Finding the Right Therapist for You
Mental health is an essential facet of our overall wellbeing. There are many mental maladies that we can suffer from, whether that’s depression, anxiety, PTSD, or stress, and there’s no shame in asking for help. If you do find yourself looking for professional help, like a therapist, getting the right help is as important as finding help at all. In fact, receiving poor therapy or the wrong kind for you can be harmful. How can you be sure that the therapist you’re planning to see is the right one for your needs?
Similar to finding the right insurance agent, we want to help you be confident in the health care options you choose. When you’re looking for a mental health specialist who can assist you, there are a few ways to make sure you go to someone who can help you!
Research, Research, Research
The first step to any service search is finding a well-reviewed provider. This will cut out a large degree of uncertainty before your first meeting, since you’ll know a lot about who your therapist’s background. First, you’ll need find out which therapists are in your area and who are taking new clients. To do this, you can talk to friends, family, and neighbors if they happen to know of or are currently clients of a local therapist.
You can also talk to your doctor to see if they know of any, as well as your insurance agent or insurance company. An agent or insurance company representative may also be able to help you find therapists that are specifically within your network. Websites like Psychology Today’s therapist search tool can be effective for finding out all kinds of information about local therapists.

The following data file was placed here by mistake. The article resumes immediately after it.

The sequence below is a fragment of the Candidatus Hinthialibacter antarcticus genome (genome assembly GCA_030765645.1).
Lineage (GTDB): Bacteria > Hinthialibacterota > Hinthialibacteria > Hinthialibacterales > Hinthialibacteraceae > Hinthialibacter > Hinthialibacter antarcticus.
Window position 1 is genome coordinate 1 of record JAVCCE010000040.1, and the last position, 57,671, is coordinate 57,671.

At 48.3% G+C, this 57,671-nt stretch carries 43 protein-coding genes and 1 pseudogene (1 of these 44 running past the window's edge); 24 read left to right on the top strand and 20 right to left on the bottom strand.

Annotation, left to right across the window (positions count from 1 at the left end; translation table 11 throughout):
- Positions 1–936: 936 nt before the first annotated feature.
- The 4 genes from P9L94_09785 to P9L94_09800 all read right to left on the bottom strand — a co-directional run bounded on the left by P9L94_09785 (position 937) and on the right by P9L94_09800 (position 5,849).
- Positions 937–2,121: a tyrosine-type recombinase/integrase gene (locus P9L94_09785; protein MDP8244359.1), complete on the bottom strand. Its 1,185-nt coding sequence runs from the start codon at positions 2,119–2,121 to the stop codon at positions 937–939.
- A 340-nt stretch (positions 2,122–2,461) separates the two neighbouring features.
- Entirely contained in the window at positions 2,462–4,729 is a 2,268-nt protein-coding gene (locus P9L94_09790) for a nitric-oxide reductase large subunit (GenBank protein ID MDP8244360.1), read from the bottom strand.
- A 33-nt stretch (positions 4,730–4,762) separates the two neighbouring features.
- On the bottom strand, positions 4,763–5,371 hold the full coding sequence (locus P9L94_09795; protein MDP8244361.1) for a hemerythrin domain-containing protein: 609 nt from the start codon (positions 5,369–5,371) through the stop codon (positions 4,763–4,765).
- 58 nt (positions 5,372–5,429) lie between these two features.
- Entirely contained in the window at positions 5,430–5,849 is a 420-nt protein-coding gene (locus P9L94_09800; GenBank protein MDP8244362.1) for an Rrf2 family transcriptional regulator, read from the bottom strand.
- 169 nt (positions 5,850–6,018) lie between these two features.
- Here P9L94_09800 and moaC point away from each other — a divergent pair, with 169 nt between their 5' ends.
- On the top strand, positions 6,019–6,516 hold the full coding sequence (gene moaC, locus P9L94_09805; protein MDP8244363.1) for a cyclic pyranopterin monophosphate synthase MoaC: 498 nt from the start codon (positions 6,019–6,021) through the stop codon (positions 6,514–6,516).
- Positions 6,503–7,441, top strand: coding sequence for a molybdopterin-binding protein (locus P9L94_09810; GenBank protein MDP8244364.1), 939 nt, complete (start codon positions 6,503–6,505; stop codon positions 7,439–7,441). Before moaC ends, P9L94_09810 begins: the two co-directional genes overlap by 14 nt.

Don’t let reviews be the deciding factor for you, since therapy is very subjective, and what works for you may not for someone else.
This is only the beginning of your research, though. Not only will you need to learn about the specialties of your therapist and their affordability (more on those later), you’ll want to get a feel for who they are and how they interact with their clients. If you know anyone who goes to a therapist, ask how the professional is to work with. Other avenues for therapist reviews are Google (when you search for a therapist, many will have consumer reviews attached) or review sites like Yelp.
Keep in mind that most people who review online tend to have the strongest opinions (if you don’t feel strongly, you likely won’t go through the effort of reviewing), so take the reviews with a pinch of salt. Instead, look for trends in the reviews. If every review notes one common trend, it’s likely true. At the same time, don’t let reviews be the deciding factor for you, since therapy is very subjective, and what works for you may not for someone else. Take it as part of a whole.
You Believe in Their Methods
One of the more common misconceptions about therapists is that they all take the same approach to treating their clients. The image of someone lounging in a chaise lounge spouting their latest dream to a bald, bespectacled man is what many think a therapy session is. While the shadow of Sigmund Freud does loom largely over the public consciousness of psychology, there are many very different approaches of psychological and therapeutic study. This is partially why therapy can be so subjective — some styles of therapy work better for some people that others.
It’s important that you also believe in the type of psychology that your therapist uses, because if you find yourself rolling your eyes at the practices and proposals your therapist is using, you’ll likely get very little out of what they’re saying. Make sure you start therapy giving yourself the best chance for success.
The different types of therapists can make a massive difference in the methods undertaken and the solutions provided.